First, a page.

Why “The Voice” should exist for technology reviews
We were at a family event recently. My husband was telling some friends about some wisdom I gave our son when he had just started dating. I don’t remember saying this, but it sounds like me so I probably did. The wisdom went something like this:
If you date a really intelligent person, you won’t have to listen to them, just believe everything they say.
If you date a really dumb person, you just need to pretend to listen to them, and ignore everything they say.
If you date someone in the middle, you will need to listen to everything they say and sort out if you agree or not. Not sure you want to do this.
My son asked my husband which one he married. My husband pleaded the fifth, so I guess I married smart.
As I listened to the advice I gave, I cringed and smiled. Hopefully, my son ignores this advice, as he does with most the wisdom I have dispensed. While we can debate whether this advice works for relationships, it absolutely can’t be applied to a technical leader. Of this I am certain.
Technical leadership is all about listening; not just listening for your next opportunity to speak, but listening to understand, evaluate and question. You need to listen to everything and everyone, and judge each on the merits of what they are saying in the moment. You need to turn off your bias filters – the best ideas can come from anywhere, and so can the worst ideas.
You especially need to listen to the folks people view as the “chosen ones.” These people are likely brillant, so many folks are afraid to question them for fear of looking stupid themselves. Or worse, they don’t really listen because they assume the person is right and they follow their lead. Both of these responses could be the death of a project. The “chosen ones” will always have a point of view and there will likely always be a validity in their assertions. This doesn’t mean they can’t make mistakes, have a faulty assumption, or be overly complicated.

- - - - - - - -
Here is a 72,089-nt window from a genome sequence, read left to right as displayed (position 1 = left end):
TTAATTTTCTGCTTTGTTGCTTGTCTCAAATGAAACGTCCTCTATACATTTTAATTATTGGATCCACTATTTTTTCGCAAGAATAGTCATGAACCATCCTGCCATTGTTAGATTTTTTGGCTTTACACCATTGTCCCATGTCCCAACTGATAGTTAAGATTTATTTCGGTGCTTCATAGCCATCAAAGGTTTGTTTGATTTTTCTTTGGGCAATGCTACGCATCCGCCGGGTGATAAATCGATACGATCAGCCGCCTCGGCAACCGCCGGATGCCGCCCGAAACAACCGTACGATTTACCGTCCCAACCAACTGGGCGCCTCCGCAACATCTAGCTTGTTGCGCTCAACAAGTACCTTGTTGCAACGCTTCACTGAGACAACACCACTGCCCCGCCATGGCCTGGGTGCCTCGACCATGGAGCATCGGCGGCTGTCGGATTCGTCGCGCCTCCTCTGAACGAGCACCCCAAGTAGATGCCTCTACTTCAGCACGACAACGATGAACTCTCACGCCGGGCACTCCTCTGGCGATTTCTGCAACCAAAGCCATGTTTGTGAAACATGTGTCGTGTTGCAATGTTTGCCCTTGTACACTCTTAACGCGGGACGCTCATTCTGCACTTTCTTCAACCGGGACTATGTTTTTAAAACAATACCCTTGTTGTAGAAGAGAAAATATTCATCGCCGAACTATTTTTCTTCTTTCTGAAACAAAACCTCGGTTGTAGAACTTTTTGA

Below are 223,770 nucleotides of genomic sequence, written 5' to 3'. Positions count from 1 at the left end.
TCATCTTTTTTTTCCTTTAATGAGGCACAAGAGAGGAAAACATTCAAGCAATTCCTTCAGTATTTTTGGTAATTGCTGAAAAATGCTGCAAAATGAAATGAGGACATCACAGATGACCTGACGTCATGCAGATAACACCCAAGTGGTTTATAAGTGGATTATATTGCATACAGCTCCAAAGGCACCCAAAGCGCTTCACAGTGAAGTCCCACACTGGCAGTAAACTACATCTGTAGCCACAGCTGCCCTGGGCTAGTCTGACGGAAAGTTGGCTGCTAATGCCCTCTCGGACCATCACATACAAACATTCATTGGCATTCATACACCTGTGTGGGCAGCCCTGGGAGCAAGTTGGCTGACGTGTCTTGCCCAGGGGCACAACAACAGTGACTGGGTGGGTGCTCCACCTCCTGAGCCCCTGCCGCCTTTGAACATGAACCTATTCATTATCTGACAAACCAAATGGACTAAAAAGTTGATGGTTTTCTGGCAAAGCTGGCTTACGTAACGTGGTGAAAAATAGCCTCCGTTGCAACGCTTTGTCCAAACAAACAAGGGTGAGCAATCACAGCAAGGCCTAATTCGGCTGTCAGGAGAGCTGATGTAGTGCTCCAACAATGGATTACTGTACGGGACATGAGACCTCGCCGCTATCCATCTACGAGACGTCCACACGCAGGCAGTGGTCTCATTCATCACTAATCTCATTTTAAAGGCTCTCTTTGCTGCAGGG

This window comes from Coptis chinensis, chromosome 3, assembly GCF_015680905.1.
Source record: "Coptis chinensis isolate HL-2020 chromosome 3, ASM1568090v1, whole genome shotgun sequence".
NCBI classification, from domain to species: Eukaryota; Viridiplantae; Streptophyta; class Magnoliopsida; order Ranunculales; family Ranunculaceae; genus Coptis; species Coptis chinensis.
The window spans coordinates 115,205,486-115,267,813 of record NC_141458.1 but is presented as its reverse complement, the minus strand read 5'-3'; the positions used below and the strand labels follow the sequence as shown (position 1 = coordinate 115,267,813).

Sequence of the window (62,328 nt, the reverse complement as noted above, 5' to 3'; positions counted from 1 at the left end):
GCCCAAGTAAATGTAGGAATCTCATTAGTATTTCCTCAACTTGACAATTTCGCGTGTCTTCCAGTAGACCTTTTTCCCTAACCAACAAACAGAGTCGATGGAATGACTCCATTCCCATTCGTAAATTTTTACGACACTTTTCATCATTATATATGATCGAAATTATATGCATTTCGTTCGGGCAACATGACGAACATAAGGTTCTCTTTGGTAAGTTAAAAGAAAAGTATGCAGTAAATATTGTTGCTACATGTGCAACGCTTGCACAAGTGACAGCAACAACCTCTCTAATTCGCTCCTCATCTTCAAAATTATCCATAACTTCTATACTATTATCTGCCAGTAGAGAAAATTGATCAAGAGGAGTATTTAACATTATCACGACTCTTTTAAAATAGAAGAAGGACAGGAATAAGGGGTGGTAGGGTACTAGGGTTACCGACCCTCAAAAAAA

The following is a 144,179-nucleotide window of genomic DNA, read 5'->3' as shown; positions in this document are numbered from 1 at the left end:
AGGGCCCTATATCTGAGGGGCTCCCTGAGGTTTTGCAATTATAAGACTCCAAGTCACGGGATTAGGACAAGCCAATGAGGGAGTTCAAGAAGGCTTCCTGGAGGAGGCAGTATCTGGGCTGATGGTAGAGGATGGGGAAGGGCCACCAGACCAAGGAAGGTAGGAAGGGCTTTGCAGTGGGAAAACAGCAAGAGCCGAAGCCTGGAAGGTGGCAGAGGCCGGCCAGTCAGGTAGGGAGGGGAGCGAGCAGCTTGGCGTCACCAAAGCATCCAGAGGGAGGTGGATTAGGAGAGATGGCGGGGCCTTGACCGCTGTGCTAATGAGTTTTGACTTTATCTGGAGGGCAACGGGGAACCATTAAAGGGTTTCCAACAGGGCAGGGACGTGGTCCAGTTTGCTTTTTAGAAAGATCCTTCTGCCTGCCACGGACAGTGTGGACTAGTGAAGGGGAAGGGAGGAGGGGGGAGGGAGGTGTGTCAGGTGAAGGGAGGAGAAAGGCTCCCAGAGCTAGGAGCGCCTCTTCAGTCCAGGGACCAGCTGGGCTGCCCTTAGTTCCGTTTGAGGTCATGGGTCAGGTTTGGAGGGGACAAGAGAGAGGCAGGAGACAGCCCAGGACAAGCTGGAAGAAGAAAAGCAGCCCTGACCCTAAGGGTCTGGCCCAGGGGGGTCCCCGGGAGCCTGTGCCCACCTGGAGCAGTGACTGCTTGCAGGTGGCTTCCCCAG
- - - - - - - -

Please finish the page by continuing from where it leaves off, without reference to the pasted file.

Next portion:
I have seen it happen numerous times: folks make assumptions about how things were originally done. They highlight how to grow using those assumption as a foundation. Often, the path forward they describe is spot on – if their basis for making them was correct. Unfortunately, it often isn’t.
Sometimes I wish technology could be done like the “live blind” auditions on “The Voice.” In this world, you’d just get to hear what the person said without any background or bias, so there would be no “chosen ones.” Plus, you’d get to sit in spinning chairs. I know this isn’t practical. However, what you could do, and I have done for V1 and large products, is bring in industry experts to review the technical strategy. Have the team present the strategy or architecture to them. This has two benefits: the team needs to put together a detailed plan with no hand waving, since they are explaining things to folks with no preconceived ideas. Explanations need to be detailed. This also works because you have real domain experts listening – the external reviewer don’t care if they are liked or not, and doesn’t have any basis to know who the “chosen ones” are. This requires some work upfront, but can eliminate a lot of pain.
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